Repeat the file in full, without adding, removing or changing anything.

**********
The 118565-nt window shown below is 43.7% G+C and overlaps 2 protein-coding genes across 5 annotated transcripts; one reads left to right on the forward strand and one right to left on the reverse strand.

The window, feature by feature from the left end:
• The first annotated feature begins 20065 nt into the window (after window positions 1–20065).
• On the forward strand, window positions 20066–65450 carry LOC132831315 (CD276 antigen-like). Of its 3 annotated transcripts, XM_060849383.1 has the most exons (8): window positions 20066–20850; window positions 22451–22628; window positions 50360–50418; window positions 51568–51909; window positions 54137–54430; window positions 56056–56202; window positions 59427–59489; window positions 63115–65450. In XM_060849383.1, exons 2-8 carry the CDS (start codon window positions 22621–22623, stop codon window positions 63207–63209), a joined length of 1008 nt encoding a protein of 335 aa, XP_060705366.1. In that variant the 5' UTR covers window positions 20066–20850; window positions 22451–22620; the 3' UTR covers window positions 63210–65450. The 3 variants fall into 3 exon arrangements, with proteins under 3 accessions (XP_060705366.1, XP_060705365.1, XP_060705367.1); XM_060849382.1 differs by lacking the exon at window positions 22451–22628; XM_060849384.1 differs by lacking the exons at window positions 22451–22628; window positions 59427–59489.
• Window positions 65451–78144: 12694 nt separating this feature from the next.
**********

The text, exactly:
The 118565-nt window shown below is 43.7% G+C and overlaps 2 protein-coding genes across 5 annotated transcripts; one reads left to right on the forward strand and one right to left on the reverse strand.

The window, feature by feature from the left end:
• The first annotated feature begins 20065 nt into the window (after window positions 1–20065).
• On the forward strand, window positions 20066–65450 carry LOC132831315 (CD276 antigen-like). Of its 3 annotated transcripts, XM_060849383.1 has the most exons (8): window positions 20066–20850; window positions 22451–22628; window positions 50360–50418; window positions 51568–51909; window positions 54137–54430; window positions 56056–56202; window positions 59427–59489; window positions 63115–65450. In XM_060849383.1, exons 2-8 carry the CDS (start codon window positions 22621–22623, stop codon window positions 63207–63209), a joined length of 1008 nt encoding a protein of 335 aa, XP_060705366.1. In that variant the 5' UTR covers window positions 20066–20850; window positions 22451–22620; the 3' UTR covers window positions 63210–65450. The 3 variants fall into 3 exon arrangements, with proteins under 3 accessions (XP_060705366.1, XP_060705365.1, XP_060705367.1); XM_060849382.1 differs by lacking the exon at window positions 22451–22628; XM_060849384.1 differs by lacking the exons at window positions 22451–22628; window positions 59427–59489.
• Window positions 65451–78144: 12694 nt separating this feature from the next.